Vanity Fair recently published an article titled, “‘They say we’re white supremacists’: Inside the strange world of conservative college women,” a truly fitting end to this semester. The article profiled four conservative women on UNC’s campus and the “oppression” they feel from the liberal student body and faculty. Their article is reminiscent of the many profiles about “Middle America” and the “silent majority,” providing these underrepresented groups a platform and sympathy for voting for a morally corrupt presidential candidate.
But you know which marginalized groups on campus we want to read long-form feature articles about? We want to read about undocumented students, ineligible for financial aid, who can barely afford to pay their tuition. We want to read about Black students who attend classes in the thirty buildings named after white supremacists. We want to read about Muslim students, still grieving the deaths of their three peers who were shot, in cold bold, inside their Chapel Hill apartment.
Not the white conservative women who consider themselves “oppressed at this campus because I’m a conservative.” Not those who claim to stand against racism yet endorse the racist overtones of his “political theater,” “brand” and the “consumable product” of his politics. Not those who believe that there is no more room for feminism in society, because “we’ve reached a point where everyone is fairly equal among the sexes.” (Insert wage gap statistic here). And we certainly, most definitely, absolutely do not want to hear about those hurt because the “feminine” liberal guys they match with on Tinder “like to argue” and don’t fit the image of a desirable, manly "lumberjack."
We want to hear from the people who are actually oppressed, whose voices have long been stifled by power structures that push them aside and invalidate their suffering. By people who have experienced the damaging effects of real discrimination and segregation — who have feared for their lives and that of others like them because of a historical legacy of intolerance and persecution. These are the people who deserve to be put in the spotlight; these are the ones whose stories deserve to be told.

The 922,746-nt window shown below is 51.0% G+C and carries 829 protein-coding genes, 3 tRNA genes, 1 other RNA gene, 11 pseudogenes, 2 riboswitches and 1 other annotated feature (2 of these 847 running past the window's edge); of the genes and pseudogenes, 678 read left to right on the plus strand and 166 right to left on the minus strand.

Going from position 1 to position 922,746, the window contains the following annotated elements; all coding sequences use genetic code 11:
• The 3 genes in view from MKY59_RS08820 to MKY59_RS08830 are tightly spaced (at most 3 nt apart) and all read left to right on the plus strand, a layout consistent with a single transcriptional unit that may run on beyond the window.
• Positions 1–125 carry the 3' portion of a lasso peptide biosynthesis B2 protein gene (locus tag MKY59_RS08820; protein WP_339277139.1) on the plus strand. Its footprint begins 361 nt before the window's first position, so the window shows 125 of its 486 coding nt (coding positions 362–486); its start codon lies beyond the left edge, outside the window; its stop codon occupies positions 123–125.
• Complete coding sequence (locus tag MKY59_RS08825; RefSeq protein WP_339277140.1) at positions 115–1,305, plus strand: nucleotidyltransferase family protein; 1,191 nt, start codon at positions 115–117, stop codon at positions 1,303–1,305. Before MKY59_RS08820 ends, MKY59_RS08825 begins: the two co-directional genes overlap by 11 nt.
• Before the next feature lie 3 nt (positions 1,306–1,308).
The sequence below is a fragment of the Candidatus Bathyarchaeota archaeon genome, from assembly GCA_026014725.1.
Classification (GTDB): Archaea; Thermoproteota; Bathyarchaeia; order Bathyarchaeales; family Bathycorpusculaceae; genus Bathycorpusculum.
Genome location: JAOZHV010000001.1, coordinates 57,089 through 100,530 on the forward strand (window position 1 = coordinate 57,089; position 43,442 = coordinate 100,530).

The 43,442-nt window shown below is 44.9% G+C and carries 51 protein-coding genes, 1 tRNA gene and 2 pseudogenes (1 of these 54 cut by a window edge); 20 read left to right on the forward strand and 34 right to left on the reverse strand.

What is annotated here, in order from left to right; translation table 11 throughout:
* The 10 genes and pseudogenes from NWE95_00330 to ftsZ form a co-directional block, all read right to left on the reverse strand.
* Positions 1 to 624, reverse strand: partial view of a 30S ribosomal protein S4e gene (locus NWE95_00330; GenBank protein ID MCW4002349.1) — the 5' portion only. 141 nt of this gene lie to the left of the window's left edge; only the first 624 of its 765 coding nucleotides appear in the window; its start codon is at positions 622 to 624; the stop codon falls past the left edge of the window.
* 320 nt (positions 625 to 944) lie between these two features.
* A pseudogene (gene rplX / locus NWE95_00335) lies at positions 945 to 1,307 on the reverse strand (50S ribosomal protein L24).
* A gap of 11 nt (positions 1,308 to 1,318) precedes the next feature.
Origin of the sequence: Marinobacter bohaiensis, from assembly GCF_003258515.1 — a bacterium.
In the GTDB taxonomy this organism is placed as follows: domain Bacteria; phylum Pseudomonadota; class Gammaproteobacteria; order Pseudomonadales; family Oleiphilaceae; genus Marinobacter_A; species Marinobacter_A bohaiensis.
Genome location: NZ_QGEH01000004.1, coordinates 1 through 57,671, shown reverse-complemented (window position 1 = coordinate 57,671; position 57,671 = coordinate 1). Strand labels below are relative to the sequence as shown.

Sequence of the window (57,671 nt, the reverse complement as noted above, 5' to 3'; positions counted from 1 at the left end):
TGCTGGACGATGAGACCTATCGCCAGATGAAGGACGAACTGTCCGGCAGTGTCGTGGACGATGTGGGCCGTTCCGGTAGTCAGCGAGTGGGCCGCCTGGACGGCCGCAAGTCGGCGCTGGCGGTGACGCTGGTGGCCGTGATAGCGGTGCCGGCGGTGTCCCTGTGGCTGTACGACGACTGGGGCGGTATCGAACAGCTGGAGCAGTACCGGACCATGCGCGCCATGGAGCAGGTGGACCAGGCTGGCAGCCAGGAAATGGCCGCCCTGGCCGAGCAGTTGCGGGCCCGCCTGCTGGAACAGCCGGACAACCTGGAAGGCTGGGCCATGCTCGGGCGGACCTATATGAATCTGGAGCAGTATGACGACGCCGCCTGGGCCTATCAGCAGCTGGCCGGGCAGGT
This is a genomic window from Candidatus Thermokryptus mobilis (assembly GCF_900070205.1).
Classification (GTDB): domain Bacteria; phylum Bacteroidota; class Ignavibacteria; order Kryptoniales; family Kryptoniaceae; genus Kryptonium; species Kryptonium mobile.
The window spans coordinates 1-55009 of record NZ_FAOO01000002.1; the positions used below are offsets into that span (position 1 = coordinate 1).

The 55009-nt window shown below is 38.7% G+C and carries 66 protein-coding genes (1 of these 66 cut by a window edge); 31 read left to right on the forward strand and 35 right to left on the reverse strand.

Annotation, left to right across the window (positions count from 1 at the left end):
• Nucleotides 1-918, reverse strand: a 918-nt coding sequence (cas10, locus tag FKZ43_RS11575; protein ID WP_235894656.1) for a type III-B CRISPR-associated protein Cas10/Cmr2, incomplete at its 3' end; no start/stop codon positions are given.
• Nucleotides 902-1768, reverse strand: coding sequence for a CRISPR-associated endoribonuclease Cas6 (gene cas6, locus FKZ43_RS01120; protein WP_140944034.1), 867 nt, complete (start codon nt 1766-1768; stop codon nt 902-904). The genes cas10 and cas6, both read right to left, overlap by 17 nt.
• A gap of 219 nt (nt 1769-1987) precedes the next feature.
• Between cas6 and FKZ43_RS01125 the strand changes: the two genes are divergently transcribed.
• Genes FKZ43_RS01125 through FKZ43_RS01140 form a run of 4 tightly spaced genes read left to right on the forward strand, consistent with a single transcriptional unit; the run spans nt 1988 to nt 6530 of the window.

There is no story here. The theme of the article revolves around the feeling of oppression these conservative women face. Facing backlash and eye rolls for your political views is not oppression. Oppression is systemic; it pervades every aspect of your life, it undermines your very existence.
The Vanity Fair article feeds into a larger problem plaguing the journalism industry. Non-white journalists make only 12 percent of newsrooms. As hard as journalists try to be open-minded, they speak into an echo chamber, perceiving the events the way they are presented in their mostly white newsrooms. Truly marginalized communities cannot be covered if their members are not in the media, and we will never know those stories until newsrooms diversify.
Dear white conservative women: no one faults you for expressing your opinion. You have every right to; in fact, as editorial board members we encourage valuable political discourse. However, when your opinions threaten the very existence of marginalized people and perpetuate systematic oppression, people are going to object. As much as you may feel like a minority on a largely liberal campus, there are other, non-white minorities who are far more deserving of the platform you have been given.
In some ways, we’re grateful Nancy Jo Sales wrote this article. White conservative women are angry the voices of a few (who, by the way, are in the White House) are painting them in a negative image to the American public.
White conservative women, welcome to the life of every minority, ever.
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